2

I have this plant growing in my garden in Columbia, South Carolina, USA. The photo was taken yesterday (August 20), where we have just had a hot and humid summer.

The plant looks kind of interesting, and I was reluctant to pull it, but if it's a weed I probably do want to pull it.

A search on Plantnet and Google Images came up with little; Plantnet guessed nutsedge or garlic, and someone at a local gardening store suggested an onion. I'd be very surprised if I had garlic or onions growing, and photos which I found of nutsedge look rather different.

Any idea what this is and whether or not I should remove it?

Photo of plant

1
  • 1
    An easy way to test if this plant is in the onion family is to break part of it (the tip off a leaf, say) and smell it. If there's no oniony smell then it's not garlic or onion. Also, Allium plants don't have jointed stems like the plant in the photo.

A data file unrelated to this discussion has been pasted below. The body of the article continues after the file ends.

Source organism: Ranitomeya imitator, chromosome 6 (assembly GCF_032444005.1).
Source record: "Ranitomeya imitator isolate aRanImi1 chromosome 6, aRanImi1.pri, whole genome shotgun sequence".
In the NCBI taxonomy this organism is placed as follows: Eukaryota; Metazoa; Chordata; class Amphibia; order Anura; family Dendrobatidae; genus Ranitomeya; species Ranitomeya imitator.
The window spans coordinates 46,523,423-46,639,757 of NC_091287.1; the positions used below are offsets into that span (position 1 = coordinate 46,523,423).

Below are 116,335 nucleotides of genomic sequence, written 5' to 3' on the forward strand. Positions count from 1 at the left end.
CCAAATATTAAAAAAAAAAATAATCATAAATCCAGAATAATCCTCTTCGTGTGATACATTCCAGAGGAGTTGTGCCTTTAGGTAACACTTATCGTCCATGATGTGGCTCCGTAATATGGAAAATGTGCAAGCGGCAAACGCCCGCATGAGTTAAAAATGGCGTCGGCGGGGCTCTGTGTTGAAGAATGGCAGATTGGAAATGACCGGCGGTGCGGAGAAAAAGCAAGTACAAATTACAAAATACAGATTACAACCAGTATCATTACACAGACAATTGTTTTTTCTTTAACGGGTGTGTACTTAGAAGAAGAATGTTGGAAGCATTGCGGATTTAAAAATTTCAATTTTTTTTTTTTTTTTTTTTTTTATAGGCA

– Kilobyte
    Aug 21, 2022 at 14:10

1 Answer 1

2

Tradescantia bracteata (prairie spiderwort, longbract spiderwort)

Found using Bing Visual Search and this photo.

I think you should keep it. If people think it is weed, then tell them that it is a very fine native flower.

3
  • Great, thank you! I have some of these growing elsewhere in my garden, and which produced beautiful flowers in the spring. I didn't realize this was the same type of plant! Aug 22, 2022 at 10:10
  • 1
    Much more likely to be Tradescantia ohioensis or a seedling of Tradescantia x andersonii, as T. bracteata is not native much farther east than the Mississippi River. In any case, it is indeed a spiderwort.
    – Jurp
    Aug 22, 2022 at 12:05
  • It has now started producing the telltale purple flowers -- thanks again! Sep 17, 2022 at 11:18

Your Answer

By clicking “Post Your Answer”, you agree to our terms of service and acknowledge you have read our privacy policy.

Not the answer you're looking for? Browse other questions tagged or ask your own question.